For a large, wide corridor that connects bustling Union Square to Washington Square Park, University Place in the northeastern pocket of Greenwich Village is a surprisingly quiet street.
Although many residents and students from the New School and New York University can be seen walking around, the intensity of the crowd and traffic quickly dissipates once south of 14th Street.
There’s more activity taking place on the side streets off University Place these days. Between 12th and 13th streets in particular, many developers have been busy converting old parking garages and other former commercial buildings into large, multimillion-dollar luxury residential units.
“I think the area was quite spectacular and bohemian to begin with, but it’s becoming a bit more adult,” said Madeline Hult Elghanayan, a broker at Douglas Elliman Real Estate. “You now see a new, luxury-oriented clientele that’s looking for places to live in this immediate area.“
Ms. Hult Elghanayan is one of the brokers marketing new homes at 37 E. 12th St., which will have six units, including a duplex penthouse with more than 6,500 square feet of interior space and 1,000-plus square feet of outdoor space. Once it is completed in the summer, there also will be four floor-through units and a triplex townhouse.
Prices in the building, developed by Edward J. Minskoff Equities, will start at $9.35 million, and Ms. Hult Elghanayan said she has gotten many inquiries from those who already live in the neighborhood. A contract for one unit that is over 3,000 square feet with two bedrooms and a wood-burning fireplace is expected to be signed any day with a buyer already living in the area, she said.
Official sales are scheduled to start in about a week for units in another building at 12 E. 13th St., a former parking garage. It is being converted into eight condominium units that include a 5,700-square-foot triplex penthouse.
Richard Cantor, a principal at Cantor-Pecorella Inc., the firm marketing the units for developers DHA Capital and Continental Properties, said initial inquiries have come from neighbors, but also include empty-nesters from the tri-state area looking to live in the city after raising children in the suburbs.
“Other than traditional townhomes, there’s very little inventory in the area that have large quarters like this,” he said. “Although the area has slowly changed, the sleepy residential feel hasn’t been affected and that’s a major plus.”
Other area offerings include a condo building with seven floor-through units and two penthouse apartments at 17 E. 12th St. from Rigby Asset Management.
This action was spurred by concern over a large tower that is currently planned to replace the former Bowlmor Lanes and adjacent parking garage at 100-110 University Place. Early plans for the mixed-use development by William Macklowe Co. filed with the city Department of Buildings call for a 23-story tower with 52 residential units and for about 13,000 square feet of commercial space.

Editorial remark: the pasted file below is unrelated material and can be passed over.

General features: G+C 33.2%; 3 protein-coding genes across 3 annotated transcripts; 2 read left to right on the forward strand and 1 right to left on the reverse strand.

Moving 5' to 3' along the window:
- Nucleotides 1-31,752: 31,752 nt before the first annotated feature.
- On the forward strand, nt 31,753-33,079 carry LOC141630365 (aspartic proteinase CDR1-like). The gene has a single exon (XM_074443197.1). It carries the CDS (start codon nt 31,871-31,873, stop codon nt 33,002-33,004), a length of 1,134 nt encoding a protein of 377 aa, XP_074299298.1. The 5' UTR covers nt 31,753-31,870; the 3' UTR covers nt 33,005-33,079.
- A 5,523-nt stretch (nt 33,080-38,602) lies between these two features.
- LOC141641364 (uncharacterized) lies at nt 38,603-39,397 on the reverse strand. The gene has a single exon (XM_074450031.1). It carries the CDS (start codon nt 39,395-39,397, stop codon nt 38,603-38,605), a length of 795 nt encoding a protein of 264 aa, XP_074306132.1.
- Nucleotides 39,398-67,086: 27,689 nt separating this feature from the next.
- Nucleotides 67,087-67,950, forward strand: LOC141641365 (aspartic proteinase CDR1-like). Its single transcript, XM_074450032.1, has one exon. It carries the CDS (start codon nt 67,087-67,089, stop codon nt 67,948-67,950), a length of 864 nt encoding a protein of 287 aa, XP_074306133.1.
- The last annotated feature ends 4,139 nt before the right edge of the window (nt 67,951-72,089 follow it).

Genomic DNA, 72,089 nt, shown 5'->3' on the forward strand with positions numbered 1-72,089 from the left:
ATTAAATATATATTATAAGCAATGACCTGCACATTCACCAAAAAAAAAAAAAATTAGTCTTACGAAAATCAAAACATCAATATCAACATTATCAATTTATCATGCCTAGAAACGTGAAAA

“We would like to see the area rezoned so future development requires a more contextual approach,” Mr. Berman said.
A Macklowe spokesman declined to comment.
Meanwhile, the area’s dining scene is also seeing a jolt of new activity. Shuko, a new restaurant that offers seasonal Japanese omakase tasting menus, opened with much fanfare on East 12th Street late last year. This follows the opening of All’onda, an Italian restaurant, and Cork Buzz Wine Studio, both on East 13th Street between Fifth Avenue and University Place.
The Japanese restaurant chain Ootoya is also getting ready to open its third city location on East 11th Street soon.
“I always wanted a restaurant that was around 100 seats and close to the [Union Square] Greenmarket,” Mr. Jaeckle said via email. “This was as perfect as they come.”
Some long-established neighborhood restaurants are pleased with the new additions.
“I like that the area has more dining options,” said Bret Csencsitz,managing partner of the Gotham Bar and Grill, which has been a neighborhood staple on East 12th Street for 30 years. “It all adds to the charm. We really were the only game in town for a while.”
He said the restaurant’s business lunch crowd, especially from the publishing industry, has declined over the years as many companies relocated, only to be replaced by new neighborhood regulars coming in for a more leisurely lunch.
Things have shifted around, but I like that 12th Street is evolving,” he said.
Corrections & Amplifications
Bret Csencsitz is managing partner of the Gotham Bar and Grill. An earlier version of this article incorrectly identified Mr. Csencsitz as general manager. (Jan. 23, 2015)